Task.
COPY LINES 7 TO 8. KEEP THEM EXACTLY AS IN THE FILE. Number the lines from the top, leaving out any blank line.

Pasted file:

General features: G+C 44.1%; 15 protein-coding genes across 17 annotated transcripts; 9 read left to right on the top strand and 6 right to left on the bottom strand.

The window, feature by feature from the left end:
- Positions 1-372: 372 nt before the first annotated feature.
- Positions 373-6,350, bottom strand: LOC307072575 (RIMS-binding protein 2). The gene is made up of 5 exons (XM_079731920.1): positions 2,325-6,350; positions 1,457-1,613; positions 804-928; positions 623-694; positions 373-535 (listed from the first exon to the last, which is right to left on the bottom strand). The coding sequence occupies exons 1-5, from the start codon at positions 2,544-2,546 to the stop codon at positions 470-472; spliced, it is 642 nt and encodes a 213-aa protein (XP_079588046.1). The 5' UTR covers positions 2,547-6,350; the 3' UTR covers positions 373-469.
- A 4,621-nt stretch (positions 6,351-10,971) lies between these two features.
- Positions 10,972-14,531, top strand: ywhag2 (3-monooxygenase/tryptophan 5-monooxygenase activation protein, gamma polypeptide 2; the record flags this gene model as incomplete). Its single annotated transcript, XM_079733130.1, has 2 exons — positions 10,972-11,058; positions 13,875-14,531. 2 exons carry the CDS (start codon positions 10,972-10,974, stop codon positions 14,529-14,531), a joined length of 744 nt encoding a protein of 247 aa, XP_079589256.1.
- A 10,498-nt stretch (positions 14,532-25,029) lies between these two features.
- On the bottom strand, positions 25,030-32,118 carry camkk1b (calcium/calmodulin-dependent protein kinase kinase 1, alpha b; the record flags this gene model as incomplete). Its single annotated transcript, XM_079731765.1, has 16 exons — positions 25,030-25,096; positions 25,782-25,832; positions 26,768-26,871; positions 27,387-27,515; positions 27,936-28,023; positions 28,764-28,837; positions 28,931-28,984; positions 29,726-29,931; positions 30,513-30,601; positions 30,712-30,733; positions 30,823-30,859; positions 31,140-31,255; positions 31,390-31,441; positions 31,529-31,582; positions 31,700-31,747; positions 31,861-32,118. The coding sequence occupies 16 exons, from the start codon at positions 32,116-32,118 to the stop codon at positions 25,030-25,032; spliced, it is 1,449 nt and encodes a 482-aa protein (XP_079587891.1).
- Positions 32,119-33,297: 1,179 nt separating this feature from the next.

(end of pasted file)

- A 10,498-nt stretch (positions 14,532-25,029) lies between these two features.
- On the bottom strand, positions 25,030-32,118 carry camkk1b (calcium/calmodulin-dependent protein kinase kinase 1, alpha b; the record flags this gene model as incomplete). Its single annotated transcript, XM_079731765.1, has 16 exons — positions 25,030-25,096; positions 25,782-25,832; positions 26,768-26,871; positions 27,387-27,515; positions 27,936-28,023; positions 28,764-28,837; positions 28,931-28,984; positions 29,726-29,931; positions 30,513-30,601; positions 30,712-30,733; positions 30,823-30,859; positions 31,140-31,255; positions 31,390-31,441; positions 31,529-31,582; positions 31,700-31,747; positions 31,861-32,118. The coding sequence occupies 16 exons, from the start codon at positions 32,116-32,118 to the stop codon at positions 25,030-25,032; spliced, it is 1,449 nt and encodes a 482-aa protein (XP_079587891.1).